8 results match your criteria Area[Journal]

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A spectrum of methods for a spectrum of risk: Generating evidence to understand and reduce urban risk in sub-Saharan Africa.

Area (Oxf) 2019 Sep 9;51(3):586-594. Epub 2018 Dec 9.

Department of Geography University of Portsmouth Portsmouth UK.

Many African towns and cities face a range of hazards, which can best be described as representing a "spectrum of risk" of events that can cause death, illness or injury, and impoverishment. Yet despite the growing numbers of people living in African urban centres, the extent and relative severity of these different risks is poorly understood. This paper provides a rationale for using a spectrum of methods to address this spectrum of risk, and demonstrates the utility of mixed-methods approaches in planning for resilience. Read More

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http://dx.doi.org/10.1111/area.12510DOI Listing
http://www.ncbi.nlm.nih.gov/pmc/articles/PMC6774315PMC
September 2019

Is migration in later life good for wellbeing? A longitudinal study of ageing and selectivity of internal migration.

Area (Oxf) 2018 Dec 17;50(4):492-500. Epub 2018 May 17.

School of Social and Political Science University of Edinburgh Edinburgh UK.

Migration scholarship has recently paid attention to lifecourse and non-economic effects of moving house. Yet consideration of the effects of internal migration in later life has been relatively neglected despite their implications for social and spatial inequalities. Thus we address two questions: how trajectories of wellbeing in later life vary for movers and non-movers, and how the event of moving affects wellbeing. Read More

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http://dx.doi.org/10.1111/area.12428DOI Listing
http://www.ncbi.nlm.nih.gov/pmc/articles/PMC6282955PMC
December 2018
1 Read

Mapping the interview transcript: Identifying spatial policy areas from daily working practices.

Area (Oxf) 2018 Dec 24;50(4):529-541. Epub 2017 Nov 24.

School of Geography and Planning Cardiff University Cardiff UK.

An interview transcript can be a rich source of geographical references whose potential are not always fully realised in their conventional analysis. Geo-referencing techniques can be used to assign a spatial footprint to place names, adding value to these data and allowing the geographic information within them to be exploited when coupled with GIS technology. This paper discusses a method of analysing and visualising interview transcripts in order to understand the spatial extent of public policy practitioners' activities. Read More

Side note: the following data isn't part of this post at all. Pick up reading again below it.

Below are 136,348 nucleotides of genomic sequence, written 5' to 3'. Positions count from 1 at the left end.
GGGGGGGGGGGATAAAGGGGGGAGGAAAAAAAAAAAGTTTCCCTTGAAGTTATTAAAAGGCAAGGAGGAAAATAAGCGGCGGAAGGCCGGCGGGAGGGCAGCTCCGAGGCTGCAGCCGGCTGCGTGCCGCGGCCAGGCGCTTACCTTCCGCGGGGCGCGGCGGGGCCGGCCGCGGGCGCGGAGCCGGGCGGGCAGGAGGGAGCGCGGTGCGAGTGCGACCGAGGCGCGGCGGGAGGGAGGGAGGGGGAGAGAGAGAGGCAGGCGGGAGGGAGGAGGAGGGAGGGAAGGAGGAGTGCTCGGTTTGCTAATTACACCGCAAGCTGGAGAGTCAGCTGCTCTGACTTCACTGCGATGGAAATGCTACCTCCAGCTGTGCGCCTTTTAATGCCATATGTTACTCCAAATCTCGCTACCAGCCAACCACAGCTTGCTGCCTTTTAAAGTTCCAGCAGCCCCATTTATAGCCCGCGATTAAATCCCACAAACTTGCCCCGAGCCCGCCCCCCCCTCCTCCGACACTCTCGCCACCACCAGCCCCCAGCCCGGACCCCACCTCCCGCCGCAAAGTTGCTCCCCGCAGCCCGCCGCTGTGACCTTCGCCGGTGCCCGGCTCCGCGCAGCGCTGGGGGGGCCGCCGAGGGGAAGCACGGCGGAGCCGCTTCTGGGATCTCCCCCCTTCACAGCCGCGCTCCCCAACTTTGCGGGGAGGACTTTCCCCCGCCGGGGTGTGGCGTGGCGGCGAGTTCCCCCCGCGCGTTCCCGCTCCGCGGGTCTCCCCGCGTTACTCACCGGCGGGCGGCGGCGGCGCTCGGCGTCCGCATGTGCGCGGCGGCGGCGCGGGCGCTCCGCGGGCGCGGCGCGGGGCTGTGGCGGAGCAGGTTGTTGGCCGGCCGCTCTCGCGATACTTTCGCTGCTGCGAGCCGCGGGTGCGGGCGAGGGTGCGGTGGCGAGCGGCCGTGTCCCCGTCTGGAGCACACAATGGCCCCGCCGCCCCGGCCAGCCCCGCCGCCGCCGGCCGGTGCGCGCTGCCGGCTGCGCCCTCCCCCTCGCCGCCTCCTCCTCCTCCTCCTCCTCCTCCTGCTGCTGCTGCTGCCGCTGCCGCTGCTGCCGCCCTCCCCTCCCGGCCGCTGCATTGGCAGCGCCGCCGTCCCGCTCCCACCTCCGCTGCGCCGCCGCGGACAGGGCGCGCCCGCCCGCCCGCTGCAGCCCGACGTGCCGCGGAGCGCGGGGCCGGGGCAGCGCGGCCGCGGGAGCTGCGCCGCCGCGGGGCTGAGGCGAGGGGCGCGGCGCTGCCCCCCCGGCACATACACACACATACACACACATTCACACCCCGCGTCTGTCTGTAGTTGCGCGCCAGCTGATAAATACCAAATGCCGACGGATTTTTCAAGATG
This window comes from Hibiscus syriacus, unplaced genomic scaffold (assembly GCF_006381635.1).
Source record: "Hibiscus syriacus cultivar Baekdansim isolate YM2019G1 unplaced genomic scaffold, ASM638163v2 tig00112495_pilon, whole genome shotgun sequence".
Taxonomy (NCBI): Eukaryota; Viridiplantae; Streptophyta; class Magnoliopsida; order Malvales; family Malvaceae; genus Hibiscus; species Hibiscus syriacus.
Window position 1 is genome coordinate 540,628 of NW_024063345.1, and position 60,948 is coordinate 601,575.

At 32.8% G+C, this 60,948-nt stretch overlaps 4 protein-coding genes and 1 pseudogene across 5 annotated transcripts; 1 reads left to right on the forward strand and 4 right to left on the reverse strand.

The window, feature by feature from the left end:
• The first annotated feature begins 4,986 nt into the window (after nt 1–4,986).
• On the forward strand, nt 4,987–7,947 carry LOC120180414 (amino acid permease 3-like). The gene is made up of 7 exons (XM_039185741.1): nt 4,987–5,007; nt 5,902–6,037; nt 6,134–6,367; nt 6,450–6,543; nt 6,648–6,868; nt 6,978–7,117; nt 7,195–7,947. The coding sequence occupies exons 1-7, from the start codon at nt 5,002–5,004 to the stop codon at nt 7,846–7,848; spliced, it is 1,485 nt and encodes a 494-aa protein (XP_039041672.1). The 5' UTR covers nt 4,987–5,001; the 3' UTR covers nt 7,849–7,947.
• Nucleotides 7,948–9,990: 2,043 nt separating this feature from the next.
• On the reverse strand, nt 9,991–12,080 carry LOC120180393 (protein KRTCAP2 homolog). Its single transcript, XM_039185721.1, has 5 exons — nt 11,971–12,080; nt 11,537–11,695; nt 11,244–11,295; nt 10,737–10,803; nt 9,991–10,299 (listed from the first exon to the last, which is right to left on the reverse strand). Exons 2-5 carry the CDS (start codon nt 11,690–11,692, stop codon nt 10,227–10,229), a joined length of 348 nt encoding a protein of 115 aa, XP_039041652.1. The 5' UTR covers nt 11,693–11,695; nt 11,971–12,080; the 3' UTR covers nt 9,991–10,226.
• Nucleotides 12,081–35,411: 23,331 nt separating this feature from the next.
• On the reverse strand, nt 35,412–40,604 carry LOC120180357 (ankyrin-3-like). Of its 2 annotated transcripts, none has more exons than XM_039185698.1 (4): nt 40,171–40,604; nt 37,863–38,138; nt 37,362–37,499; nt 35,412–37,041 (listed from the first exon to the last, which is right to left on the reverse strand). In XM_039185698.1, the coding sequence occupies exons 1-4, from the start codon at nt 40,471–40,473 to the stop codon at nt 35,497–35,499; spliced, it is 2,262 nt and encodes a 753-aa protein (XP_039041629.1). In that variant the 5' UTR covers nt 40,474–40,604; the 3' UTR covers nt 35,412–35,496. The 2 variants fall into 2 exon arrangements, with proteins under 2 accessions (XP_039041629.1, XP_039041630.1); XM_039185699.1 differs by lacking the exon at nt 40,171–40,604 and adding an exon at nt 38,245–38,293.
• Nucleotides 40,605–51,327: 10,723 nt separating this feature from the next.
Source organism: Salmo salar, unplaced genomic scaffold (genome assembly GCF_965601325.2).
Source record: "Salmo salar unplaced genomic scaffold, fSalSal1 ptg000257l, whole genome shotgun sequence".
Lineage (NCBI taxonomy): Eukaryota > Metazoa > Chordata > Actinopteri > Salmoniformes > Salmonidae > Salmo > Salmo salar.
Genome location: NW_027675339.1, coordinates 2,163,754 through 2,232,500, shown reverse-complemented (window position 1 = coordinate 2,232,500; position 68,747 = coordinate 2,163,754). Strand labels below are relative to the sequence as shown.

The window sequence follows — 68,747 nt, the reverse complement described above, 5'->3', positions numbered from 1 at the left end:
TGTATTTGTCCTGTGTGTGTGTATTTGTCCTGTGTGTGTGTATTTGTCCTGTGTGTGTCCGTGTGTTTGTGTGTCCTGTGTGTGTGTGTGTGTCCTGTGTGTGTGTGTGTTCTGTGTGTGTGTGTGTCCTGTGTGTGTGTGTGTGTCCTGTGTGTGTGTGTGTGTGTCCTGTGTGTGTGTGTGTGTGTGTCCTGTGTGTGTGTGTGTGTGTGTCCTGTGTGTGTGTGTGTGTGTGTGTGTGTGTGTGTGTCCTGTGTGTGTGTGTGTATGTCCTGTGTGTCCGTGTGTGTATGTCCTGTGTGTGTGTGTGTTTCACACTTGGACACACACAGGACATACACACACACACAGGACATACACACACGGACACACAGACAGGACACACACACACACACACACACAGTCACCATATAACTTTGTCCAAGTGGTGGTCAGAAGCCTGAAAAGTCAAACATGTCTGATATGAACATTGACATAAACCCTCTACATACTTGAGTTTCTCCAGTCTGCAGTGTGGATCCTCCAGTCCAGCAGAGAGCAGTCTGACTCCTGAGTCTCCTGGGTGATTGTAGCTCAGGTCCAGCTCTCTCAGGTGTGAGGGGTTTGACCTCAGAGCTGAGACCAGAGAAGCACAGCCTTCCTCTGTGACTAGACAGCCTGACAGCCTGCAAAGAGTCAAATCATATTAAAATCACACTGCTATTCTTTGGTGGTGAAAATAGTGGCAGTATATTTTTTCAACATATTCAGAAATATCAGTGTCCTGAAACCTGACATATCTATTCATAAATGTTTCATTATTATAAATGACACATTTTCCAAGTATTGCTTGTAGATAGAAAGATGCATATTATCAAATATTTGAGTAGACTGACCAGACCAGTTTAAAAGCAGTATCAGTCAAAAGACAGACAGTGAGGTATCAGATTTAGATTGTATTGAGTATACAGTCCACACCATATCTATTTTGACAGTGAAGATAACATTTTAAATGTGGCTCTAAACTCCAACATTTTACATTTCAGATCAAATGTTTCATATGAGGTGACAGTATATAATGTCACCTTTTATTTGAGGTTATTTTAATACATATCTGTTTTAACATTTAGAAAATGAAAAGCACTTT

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http://doi.wiley.com/10.1111/area.12408
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http://dx.doi.org/10.1111/area.12408DOI Listing
http://www.ncbi.nlm.nih.gov/pmc/articles/PMC6282570PMC
December 2018
10 Reads

The body-space relations of research(ed) on bodies: The experiences of becoming participant researchers.

Area (Oxf) 2018 Jun 10;50(2):283-290. Epub 2017 Jul 10.

Faculty of Wellbeing Education and Language Studies Walton Hall Kents Hill Milton Keynes UK.

This paper heeds calls for reflections on how the research field is defined through embodied socio-spatial presence and immediacy. Focusing on classroom "body-training" observations that were part of a larger qualitative research project, and on the field notes and reflections of three researchers, we explore the transition from observer-researchers to participant-researchers. That is, we explore how, by researching others, we unexpectedly became researched on as our own bodies became instruments in the research process and were used to elicit knowledge on embodied learning, body-mapping and corporeal trace. Read More

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http://dx.doi.org/10.1111/area.12367DOI Listing
http://www.ncbi.nlm.nih.gov/pmc/articles/PMC6001647PMC
June 2018
2 Reads